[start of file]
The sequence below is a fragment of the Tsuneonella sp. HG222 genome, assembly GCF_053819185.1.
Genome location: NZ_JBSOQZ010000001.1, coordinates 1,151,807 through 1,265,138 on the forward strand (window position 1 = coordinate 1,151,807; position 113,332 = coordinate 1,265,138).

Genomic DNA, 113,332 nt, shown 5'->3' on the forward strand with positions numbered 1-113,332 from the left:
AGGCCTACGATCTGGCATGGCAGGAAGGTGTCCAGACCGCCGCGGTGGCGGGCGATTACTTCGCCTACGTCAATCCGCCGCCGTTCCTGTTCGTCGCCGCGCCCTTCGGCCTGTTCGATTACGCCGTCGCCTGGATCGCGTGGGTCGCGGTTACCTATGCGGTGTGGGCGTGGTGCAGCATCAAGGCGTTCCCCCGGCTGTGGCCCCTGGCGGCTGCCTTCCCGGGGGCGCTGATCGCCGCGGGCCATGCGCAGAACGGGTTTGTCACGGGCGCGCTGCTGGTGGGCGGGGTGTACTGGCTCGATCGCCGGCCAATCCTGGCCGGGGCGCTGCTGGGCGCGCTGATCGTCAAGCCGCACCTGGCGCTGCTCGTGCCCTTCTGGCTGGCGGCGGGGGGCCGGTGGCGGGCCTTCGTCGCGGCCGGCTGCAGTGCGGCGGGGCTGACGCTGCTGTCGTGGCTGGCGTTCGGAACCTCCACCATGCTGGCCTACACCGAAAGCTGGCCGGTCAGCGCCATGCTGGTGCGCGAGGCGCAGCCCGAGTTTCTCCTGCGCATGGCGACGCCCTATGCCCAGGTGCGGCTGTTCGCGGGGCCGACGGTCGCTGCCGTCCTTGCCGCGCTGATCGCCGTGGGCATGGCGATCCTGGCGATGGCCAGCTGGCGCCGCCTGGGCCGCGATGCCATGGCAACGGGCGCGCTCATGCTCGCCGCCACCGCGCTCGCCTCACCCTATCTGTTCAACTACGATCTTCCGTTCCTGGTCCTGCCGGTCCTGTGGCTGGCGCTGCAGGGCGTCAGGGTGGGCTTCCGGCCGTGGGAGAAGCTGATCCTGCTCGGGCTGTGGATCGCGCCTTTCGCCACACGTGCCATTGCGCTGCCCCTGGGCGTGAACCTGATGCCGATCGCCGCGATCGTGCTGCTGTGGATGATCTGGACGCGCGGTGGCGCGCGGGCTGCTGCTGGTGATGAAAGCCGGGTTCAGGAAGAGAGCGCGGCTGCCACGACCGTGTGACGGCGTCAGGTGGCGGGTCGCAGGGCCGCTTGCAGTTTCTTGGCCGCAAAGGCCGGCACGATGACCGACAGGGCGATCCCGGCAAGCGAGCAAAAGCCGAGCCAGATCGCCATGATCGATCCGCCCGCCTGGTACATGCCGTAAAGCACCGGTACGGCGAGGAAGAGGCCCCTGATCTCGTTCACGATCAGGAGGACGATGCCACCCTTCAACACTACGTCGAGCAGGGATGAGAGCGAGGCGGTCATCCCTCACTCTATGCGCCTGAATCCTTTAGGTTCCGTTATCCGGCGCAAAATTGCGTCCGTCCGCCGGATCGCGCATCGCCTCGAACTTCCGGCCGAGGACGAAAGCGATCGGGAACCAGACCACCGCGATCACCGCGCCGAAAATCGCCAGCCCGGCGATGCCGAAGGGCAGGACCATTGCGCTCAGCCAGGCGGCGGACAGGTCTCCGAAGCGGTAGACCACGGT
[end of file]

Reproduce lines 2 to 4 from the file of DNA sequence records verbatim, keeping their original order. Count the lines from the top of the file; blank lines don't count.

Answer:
Genome location: NZ_JBSOQZ010000001.1, coordinates 1,151,807 through 1,265,138 on the forward strand (window position 1 = coordinate 1,151,807; position 113,332 = coordinate 1,265,138).

Genomic DNA, 113,332 nt, shown 5'->3' on the forward strand with positions numbered 1-113,332 from the left:
AGGCCTACGATCTGGCATGGCAGGAAGGTGTCCAGACCGCCGCGGTGGCGGGCGATTACTTCGCCTACGTCAATCCGCCGCCGTTCCTGTTCGTCGCCGCGCCCTTCGGCCTGTTCGATTACGCCGTCGCCTGGATCGCGTGGGTCGCGGTTACCTATGCGGTGTGGGCGTGGTGCAGCATCAAGGCGTTCCCCCGGCTGTGGCCCCTGGCGGCTGCCTTCCCGGGGGCGCTGATCGCCGCGGGCCATGCGCAGAACGGGTTTGTCACGGGCGCGCTGCTGGTGGGCGGGGTGTACTGGCTCGATCGCCGGCCAATCCTGGCCGGGGCGCTGCTGGGCGCGCTGATCGTCAAGCCGCACCTGGCGCTGCTCGTGCCCTTCTGGCTGGCGGCGGGGGGCCGGTGGCGGGCCTTCGTCGCGGCCGGCTGCAGTGCGGCGGGGCTGACGCTGCTGTCGTGGCTGGCGTTCGGAACCTCCACCATGCTGGCCTACACCGAAAGCTGGCCGGTCAGCGCCATGCTGGTGCGCGAGGCGCAGCCCGAGTTTCTCCTGCGCATGGCGACGCCCTATGCCCAGGTGCGGCTGTTCGCGGGGCCGACGGTCGCTGCCGTCCTTGCCGCGCTGATCGCCGTGGGCATGGCGATCCTGGCGATGGCCAGCTGGCGCCGCCTGGGCCGCGATGCCATGGCAACGGGCGCGCTCATGCTCGCCGCCACCGCGCTCGCCTCACCCTATCTGTTCAACTACGATCTTCCGTTCCTGGTCCTGCCGGTCCTGTGGCTGGCGCTGCAGGGCGTCAGGGTGGGCTTCCGGCCGTGGGAGAAGCTGATCCTGCTCGGGCTGTGGATCGCGCCTTTCGCCACACGTGCCATTGCGCTGCCCCTGGGCGTGAACCTGATGCCGATCGCCGCGATCGTGCTGCTGTGGATGATCTGGACGCGCGGTGGCGCGCGGGCTGCTGCTGGTGATGAAAGCCGGGTTCAGGAAGAGAGCGCGGCTGCCACGACCGTGTGACGGCGTCAGGTGGCGGGTCGCAGGGCCGCTTGCAGTTTCTTGGCCGCAAAGGCCGGCACGATGACCGACAGGGCGATCCCGGCAAGCGAGCAAAAGCCGAGCCAGATCGCCATGATCGATCCGCCCGCCTGGTACATGCCGTAAAGCACCGGTACGGCGAGGAAGAGGCCCCTGATCTCGTTCACGATCAGGAGGACGATGCCACCCTTCAACACTACGTCGAGCAGGGATGAGAGCGAGGCGGTCATCCCTCACTCTATGCGCCTGAATCCTTTAGGTTCCGTTATCCGGCGCAAAATTGCGTCCGTCCGCCGGATCGCGCATCGCCTCGAACTTCCGGCCGAGGACGAAAGCGATCGGGAACCAGACCACCGCGATCACCGCGCCGAAAATCGCCAGCCCGGCGATGCCGAAGGGCAGGACCATTGCGCTCAGCCAGGCGGCGGACAGGTCTCCGAAGCGGTAGACCACGGT